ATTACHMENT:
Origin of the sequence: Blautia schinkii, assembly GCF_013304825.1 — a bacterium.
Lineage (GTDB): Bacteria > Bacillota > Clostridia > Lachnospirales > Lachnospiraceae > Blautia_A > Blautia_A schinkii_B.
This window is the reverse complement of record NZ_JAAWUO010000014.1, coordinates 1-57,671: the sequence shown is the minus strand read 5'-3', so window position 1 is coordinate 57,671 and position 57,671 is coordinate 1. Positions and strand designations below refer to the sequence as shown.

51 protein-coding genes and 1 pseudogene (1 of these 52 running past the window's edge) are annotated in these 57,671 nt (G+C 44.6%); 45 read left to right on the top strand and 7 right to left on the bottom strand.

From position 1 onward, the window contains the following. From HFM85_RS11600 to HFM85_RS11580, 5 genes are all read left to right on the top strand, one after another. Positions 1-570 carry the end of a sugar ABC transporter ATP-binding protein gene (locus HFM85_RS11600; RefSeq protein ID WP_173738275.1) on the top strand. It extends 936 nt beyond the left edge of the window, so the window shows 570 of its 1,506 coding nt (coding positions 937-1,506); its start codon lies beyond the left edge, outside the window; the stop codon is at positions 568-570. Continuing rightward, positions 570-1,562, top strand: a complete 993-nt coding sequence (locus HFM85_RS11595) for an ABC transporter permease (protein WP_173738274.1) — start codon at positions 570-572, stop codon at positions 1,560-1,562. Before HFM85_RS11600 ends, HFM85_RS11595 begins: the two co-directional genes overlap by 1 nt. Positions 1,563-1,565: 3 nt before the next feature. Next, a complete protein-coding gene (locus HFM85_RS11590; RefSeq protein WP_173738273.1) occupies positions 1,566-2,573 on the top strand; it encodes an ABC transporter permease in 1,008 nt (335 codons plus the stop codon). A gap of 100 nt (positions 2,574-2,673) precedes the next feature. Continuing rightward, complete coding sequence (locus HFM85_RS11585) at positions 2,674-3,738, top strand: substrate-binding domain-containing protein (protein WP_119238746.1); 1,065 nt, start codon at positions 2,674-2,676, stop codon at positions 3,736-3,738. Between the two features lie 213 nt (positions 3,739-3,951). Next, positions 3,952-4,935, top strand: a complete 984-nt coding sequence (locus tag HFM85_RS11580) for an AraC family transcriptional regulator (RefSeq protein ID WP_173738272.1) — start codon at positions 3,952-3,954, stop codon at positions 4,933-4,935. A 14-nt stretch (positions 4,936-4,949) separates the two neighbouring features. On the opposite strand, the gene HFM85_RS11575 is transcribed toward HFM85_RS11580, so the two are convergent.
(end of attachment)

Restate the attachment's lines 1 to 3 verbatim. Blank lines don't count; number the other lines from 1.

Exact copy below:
Origin of the sequence: Blautia schinkii, assembly GCF_013304825.1 — a bacterium.
Lineage (GTDB): Bacteria > Bacillota > Clostridia > Lachnospirales > Lachnospiraceae > Blautia_A > Blautia_A schinkii_B.
This window is the reverse complement of record NZ_JAAWUO010000014.1, coordinates 1-57,671: the sequence shown is the minus strand read 5'-3', so window position 1 is coordinate 57,671 and position 57,671 is coordinate 1. Positions and strand designations below refer to the sequence as shown.